I was present yesterday for the launch of a Business Manifesto addressed to MEP candidates. The Manifesto entitled “We’re in Business together. A Maltese Business Manifesto.” lists the expectations of the business community. The launch was organized by the office of the European Parliament in Malta.
As expected the manifesto deals extensively on the role of business in job creation, its importance to the economy, the vulnerabilties of SMEs and the difficulties faced by Maltese Business, mostly micro-business, as a result of both its size as well as Malta’s peripherality and insularity.
The five business organisations did a good job with one exception. They were apprehensive about environmental and social issues. The business manifesto does not refer to environmental and social issues except in a negative manner. There is no valid reason for this position. The experience of Maltese business organisations (with very few exceptions) points elsewhere. It is generally a positive experience.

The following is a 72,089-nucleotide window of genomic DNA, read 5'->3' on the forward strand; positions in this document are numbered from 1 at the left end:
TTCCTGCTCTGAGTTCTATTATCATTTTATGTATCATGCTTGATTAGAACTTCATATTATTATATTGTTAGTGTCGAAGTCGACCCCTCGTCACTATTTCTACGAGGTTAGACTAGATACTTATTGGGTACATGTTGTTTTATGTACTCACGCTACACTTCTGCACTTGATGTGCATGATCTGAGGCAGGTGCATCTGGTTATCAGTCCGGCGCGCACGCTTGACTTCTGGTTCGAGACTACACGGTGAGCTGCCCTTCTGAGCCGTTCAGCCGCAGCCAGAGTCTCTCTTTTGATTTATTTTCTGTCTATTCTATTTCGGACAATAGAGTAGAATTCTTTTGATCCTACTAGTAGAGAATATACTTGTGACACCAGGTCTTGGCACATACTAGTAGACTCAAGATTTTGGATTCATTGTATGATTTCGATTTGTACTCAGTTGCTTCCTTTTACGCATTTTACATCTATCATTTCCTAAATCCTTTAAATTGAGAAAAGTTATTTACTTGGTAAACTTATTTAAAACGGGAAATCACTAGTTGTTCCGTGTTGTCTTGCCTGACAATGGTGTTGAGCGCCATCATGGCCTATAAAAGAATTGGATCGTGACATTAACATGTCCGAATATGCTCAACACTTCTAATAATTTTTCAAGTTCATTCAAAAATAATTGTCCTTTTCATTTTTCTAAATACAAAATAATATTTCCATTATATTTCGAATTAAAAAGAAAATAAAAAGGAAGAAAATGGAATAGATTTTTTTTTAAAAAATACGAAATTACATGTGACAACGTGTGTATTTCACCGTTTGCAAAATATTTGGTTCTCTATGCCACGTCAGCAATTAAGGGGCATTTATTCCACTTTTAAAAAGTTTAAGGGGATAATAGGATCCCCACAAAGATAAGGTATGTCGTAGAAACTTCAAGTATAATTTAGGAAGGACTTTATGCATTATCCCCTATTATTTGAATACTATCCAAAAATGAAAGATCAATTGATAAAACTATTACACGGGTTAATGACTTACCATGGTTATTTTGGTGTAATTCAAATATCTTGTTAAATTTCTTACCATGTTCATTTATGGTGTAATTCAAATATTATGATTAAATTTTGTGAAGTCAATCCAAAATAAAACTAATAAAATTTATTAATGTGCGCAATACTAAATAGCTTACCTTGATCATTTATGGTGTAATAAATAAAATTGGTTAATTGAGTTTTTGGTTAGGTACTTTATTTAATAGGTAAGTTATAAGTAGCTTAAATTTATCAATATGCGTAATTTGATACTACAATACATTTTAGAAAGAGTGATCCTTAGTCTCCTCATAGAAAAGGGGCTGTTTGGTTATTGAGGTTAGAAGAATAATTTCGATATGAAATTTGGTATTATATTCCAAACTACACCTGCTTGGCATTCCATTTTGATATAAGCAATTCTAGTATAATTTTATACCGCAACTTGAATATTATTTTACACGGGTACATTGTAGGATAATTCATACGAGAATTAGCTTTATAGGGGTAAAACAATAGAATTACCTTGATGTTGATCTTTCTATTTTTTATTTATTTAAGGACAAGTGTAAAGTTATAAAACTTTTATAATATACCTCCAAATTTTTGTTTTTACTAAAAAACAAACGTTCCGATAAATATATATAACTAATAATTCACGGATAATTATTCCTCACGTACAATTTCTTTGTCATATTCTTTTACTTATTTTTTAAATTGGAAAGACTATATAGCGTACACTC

May I remind that the Federation of Industries, now forming part of a unified Malta Chamber of Commerce, Enterprise and Industry had years back endorsed and adhered to the UN Global Compact. The Malta Business Bureau has embarked on a water awareness campaign, GRTU through enterpreneur Noel Gauci (together with others) has been at the forefront of research on wave energy and its applicability to Malta to tap alternatve energy sources.
Similarly on socal issues most Maltese SMEs are good employers and it would be a misrepresentation if one were to focus on the negative comments on social issues in the Business Manifesto as being representative of Maltese Business.
Maltese Business and SMEs in particular have to view environmental and social issues not as obstacles but as challenges which can be transformed into new opportunities. Those who realise this and put it into practice will lead the way. The others will follow.